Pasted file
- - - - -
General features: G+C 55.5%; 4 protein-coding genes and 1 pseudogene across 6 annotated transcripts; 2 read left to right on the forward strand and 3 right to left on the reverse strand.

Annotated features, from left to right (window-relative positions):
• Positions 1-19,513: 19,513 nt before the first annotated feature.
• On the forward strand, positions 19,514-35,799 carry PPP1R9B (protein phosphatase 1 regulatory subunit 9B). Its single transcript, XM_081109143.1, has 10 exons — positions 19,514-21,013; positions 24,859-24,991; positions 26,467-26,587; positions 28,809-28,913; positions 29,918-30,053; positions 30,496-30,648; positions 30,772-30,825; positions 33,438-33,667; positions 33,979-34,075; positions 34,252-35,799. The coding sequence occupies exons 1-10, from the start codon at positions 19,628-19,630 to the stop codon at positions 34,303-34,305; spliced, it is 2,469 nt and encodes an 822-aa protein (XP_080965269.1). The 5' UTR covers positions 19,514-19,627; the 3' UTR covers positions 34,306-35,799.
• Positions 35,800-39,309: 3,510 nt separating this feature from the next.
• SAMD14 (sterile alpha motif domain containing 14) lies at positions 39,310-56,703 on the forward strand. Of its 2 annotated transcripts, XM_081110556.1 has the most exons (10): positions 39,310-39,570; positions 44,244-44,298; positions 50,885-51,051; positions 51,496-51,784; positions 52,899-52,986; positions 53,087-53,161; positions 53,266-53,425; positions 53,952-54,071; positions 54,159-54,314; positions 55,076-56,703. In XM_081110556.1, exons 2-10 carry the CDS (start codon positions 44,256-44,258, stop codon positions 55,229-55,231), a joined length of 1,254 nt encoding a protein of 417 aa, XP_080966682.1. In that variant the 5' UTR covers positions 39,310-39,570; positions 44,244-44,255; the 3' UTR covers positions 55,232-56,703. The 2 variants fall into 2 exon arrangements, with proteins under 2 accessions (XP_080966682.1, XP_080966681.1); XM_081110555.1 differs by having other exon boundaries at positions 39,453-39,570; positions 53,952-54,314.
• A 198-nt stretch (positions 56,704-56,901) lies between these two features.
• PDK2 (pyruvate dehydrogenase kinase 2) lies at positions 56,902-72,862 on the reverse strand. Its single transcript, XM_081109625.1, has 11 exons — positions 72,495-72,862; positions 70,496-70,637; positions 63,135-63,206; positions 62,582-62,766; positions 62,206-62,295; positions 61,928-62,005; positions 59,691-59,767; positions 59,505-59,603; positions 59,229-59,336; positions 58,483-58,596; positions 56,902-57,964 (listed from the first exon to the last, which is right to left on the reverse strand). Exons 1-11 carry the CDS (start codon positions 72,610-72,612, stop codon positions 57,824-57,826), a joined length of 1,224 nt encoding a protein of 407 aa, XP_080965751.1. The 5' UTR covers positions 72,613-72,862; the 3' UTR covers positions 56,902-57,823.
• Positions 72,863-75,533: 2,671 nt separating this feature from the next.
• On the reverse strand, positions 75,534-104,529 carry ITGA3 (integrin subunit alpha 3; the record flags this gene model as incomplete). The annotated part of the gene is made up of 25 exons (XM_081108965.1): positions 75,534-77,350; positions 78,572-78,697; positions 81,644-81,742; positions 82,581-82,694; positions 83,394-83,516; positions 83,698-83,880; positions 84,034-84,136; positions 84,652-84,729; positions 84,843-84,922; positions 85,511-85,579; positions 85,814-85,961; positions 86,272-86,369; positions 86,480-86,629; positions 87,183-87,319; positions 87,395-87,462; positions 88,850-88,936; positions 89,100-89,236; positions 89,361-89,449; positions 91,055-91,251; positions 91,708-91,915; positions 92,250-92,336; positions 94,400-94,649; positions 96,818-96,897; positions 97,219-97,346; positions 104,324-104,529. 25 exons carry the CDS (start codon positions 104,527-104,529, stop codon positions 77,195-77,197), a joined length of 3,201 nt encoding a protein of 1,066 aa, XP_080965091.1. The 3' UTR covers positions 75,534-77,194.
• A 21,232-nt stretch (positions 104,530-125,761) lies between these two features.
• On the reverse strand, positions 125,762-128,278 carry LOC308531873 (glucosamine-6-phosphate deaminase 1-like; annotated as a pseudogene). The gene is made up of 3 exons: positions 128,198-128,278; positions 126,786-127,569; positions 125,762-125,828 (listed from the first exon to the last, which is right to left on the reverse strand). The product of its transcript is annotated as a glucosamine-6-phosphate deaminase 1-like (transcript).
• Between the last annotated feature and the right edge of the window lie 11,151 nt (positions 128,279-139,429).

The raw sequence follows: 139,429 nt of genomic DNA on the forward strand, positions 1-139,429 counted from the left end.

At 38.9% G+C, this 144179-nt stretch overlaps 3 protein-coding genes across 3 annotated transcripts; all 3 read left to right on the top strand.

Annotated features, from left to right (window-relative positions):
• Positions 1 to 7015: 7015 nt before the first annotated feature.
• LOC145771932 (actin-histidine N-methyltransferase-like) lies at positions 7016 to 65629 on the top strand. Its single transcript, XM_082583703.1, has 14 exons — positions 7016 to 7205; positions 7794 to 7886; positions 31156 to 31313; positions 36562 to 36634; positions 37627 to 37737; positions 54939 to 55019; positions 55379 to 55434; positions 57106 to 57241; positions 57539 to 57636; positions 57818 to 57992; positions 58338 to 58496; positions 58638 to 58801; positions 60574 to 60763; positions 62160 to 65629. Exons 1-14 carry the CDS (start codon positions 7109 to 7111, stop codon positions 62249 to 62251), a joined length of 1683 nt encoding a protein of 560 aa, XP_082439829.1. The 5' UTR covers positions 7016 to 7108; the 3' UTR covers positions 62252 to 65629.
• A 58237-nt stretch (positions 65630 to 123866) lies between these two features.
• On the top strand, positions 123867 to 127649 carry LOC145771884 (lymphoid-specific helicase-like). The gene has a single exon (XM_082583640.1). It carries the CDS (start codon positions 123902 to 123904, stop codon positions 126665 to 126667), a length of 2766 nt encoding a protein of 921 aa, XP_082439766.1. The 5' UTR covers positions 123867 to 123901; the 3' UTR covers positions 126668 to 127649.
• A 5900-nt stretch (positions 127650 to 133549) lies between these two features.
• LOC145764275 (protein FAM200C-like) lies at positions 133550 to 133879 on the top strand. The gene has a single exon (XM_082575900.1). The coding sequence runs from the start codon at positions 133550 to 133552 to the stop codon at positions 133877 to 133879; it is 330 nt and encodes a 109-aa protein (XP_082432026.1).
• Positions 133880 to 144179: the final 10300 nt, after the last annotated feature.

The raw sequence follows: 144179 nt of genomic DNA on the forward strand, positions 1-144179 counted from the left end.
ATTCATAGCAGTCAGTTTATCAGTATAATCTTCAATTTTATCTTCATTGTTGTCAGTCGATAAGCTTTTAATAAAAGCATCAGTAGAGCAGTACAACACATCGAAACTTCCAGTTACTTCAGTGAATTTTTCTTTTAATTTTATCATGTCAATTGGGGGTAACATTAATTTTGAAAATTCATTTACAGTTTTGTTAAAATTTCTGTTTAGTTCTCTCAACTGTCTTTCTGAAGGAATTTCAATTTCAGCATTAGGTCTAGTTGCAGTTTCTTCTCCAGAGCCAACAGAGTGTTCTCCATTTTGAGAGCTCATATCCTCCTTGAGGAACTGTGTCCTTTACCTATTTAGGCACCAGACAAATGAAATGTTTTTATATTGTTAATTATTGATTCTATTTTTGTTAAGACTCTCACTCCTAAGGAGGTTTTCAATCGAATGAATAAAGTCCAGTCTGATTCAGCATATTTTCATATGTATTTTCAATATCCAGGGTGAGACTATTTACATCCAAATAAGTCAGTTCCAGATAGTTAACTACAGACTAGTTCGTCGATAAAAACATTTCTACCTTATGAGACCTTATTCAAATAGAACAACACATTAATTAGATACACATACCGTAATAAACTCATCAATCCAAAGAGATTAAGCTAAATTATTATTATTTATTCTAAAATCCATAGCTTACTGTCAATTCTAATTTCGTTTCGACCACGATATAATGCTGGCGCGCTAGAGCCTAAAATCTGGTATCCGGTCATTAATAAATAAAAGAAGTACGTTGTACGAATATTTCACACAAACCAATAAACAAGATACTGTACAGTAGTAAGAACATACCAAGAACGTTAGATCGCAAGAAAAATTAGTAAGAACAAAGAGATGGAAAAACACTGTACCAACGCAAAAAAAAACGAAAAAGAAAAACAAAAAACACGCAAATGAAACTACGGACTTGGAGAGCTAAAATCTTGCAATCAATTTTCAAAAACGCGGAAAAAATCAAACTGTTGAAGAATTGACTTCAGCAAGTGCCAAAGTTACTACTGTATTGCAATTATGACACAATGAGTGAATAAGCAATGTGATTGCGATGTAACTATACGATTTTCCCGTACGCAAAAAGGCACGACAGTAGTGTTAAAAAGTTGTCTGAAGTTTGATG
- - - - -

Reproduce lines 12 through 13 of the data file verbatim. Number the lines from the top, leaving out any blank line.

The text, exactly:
• On the reverse strand, positions 125,762-128,278 carry LOC308531873 (glucosamine-6-phosphate deaminase 1-like; annotated as a pseudogene). The gene is made up of 3 exons: positions 128,198-128,278; positions 126,786-127,569; positions 125,762-125,828 (listed from the first exon to the last, which is right to left on the reverse strand). The product of its transcript is annotated as a glucosamine-6-phosphate deaminase 1-like (transcript).
• Between the last annotated feature and the right edge of the window lie 11,151 nt (positions 128,279-139,429).